This year I have been faced with a significant number of difficult students in my class. Let’s face it, no class is a ‘breeze’. There are individual nooks and crannies to every single student, however the Year 2 class I am teaching in 2015 seem to present a myriad of ‘specialities’.
Trying to get my Year 2 students to write is challenging. I have a student with Oppositional Defiance Disorder (ODD), who needs physical stimulation, eg a trampoline, massage, yoga, roller-board to shift his ‘writing brain’ into action. Despite his Occupational Therapist providing me with a wide range of suggestions – some days there is no progress made – the ‘Defiance’ part of his diagnoses comes into play, well and truly!
Add to this mix a boy who has autism and hates any fine motor activities, a girl who has super low processing speed, a boy who has the attention span of a gnat…it’s really like any regular classroom.
Trying to write descriptions last week was my chance to really find out what I could expect from these students. I started with a 3 step process:
I decided to eliminate the editing stage, to try and build that success. I helped edit briefly, but wanted to show the children that publishing work is fun and something to be proud of.
We used this template to brainstorm words to describe our lunchbox. I then modelled how to write the words into sentences as a whole group activity. Once the students had written their sentences, it was time to publish.
Using the iPads, students worked in pairs to use PicCollage to describe their lunchboxes. I gave (and modelled) the following instructions:
- Take a photo of your partner with their lunchbox.
- Open PicCollage and add the photo of your partner.
- Add text boxes with your descriptive sentences.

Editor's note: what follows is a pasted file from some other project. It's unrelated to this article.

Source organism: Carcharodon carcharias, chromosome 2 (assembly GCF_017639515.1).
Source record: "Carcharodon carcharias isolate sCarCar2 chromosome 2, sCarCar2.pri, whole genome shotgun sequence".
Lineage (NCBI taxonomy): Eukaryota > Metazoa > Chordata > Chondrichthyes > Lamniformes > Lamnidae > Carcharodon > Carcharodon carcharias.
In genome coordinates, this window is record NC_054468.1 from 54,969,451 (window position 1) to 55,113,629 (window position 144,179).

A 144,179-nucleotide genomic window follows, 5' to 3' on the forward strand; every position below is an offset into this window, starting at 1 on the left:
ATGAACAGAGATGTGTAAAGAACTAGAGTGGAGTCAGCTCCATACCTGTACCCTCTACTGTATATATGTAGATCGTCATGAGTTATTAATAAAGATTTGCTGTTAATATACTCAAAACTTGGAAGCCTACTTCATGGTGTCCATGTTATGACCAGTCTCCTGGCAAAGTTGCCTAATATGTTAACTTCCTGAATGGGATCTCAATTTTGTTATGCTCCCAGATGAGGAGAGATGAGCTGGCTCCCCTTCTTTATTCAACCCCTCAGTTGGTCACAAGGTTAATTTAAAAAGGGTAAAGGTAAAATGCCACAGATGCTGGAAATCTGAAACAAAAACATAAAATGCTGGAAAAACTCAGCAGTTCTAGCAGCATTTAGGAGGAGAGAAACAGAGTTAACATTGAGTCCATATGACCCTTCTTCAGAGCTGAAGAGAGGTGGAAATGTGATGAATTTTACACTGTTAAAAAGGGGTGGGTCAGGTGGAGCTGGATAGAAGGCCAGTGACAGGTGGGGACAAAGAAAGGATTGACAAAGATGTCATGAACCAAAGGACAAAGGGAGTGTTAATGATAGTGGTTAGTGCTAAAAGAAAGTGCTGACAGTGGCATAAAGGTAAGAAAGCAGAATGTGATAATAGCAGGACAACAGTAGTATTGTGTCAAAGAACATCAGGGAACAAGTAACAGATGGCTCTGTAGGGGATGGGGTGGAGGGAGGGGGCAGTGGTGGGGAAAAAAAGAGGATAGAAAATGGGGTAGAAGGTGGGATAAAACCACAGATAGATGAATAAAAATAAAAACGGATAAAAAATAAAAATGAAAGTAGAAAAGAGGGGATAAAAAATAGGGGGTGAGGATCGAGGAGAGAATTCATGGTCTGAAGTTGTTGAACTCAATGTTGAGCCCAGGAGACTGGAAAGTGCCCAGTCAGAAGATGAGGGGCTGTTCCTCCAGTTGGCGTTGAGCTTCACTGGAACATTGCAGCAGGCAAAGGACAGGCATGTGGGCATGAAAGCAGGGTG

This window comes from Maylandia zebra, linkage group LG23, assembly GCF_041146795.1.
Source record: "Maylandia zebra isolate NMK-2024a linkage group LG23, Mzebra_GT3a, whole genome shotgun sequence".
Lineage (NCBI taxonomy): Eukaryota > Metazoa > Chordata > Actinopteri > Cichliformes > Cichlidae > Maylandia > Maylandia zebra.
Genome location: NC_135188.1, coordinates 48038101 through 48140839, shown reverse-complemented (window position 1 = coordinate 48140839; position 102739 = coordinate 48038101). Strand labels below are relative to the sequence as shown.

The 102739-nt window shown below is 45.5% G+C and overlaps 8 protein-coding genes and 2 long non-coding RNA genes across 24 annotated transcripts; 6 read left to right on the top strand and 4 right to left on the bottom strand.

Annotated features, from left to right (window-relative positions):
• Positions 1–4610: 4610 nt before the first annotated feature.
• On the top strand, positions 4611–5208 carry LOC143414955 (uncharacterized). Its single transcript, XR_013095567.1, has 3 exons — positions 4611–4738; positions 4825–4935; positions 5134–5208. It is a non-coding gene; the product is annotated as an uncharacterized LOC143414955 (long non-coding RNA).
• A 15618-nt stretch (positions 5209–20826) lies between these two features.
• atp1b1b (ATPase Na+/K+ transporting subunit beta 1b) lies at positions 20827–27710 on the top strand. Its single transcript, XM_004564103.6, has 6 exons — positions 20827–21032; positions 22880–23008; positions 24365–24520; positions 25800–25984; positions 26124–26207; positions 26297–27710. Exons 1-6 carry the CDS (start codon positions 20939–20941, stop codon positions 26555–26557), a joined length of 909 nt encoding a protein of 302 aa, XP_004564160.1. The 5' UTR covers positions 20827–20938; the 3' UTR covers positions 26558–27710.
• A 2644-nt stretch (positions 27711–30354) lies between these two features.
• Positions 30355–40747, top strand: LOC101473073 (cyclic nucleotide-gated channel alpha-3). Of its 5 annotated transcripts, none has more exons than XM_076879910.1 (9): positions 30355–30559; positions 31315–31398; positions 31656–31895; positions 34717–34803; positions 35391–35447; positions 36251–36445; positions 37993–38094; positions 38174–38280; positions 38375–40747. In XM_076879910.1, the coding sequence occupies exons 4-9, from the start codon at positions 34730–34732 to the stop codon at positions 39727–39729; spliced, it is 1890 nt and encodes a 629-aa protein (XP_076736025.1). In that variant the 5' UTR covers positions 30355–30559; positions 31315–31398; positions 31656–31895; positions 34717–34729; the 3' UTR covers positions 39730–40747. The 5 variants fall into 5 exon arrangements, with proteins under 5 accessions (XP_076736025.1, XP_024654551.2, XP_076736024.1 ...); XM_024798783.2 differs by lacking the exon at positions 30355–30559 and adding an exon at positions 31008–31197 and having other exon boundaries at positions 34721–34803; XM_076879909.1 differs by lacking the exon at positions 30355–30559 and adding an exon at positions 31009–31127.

- Change the background etc.
There were a few types of students – those who completed all three stages with ease. Others who did the planning, but found the drafting too draining. There were others who planned and drafted, but weren’t overly interested in publishing – they’d prefer to spend their iPad time doing whatever they like, rather than a set task.
It was a fabulous activity to include all students.
What other strategies/apps do you use to encourage reluctant writers?
3 thoughts on “Reluctant Writers”
I teach: 1. Talk it out 2. Get it down 3. Get it right 4. Get it good 5. Show it off. This us kid-friendly language instead of the traditional writing process of planning, drafting, editing, revising and publishing. Kids respond to this with enthusiasm and are off like a sprinter in a 100m race when I yell ‘GET IT DOWN’.
This sounds like a great activity, especially with younger or reluctant learners. I recently used piktochart.com with my social studies class (4th grade) to both engage my reluctant writers and offer the flexibilty for my high perfoming students to extend their work. For my group, it was a great way way for them to review content, practice working with chromebooks (as the PARCC looms), and for me to access all of my students’ strengths. Thanks for your post!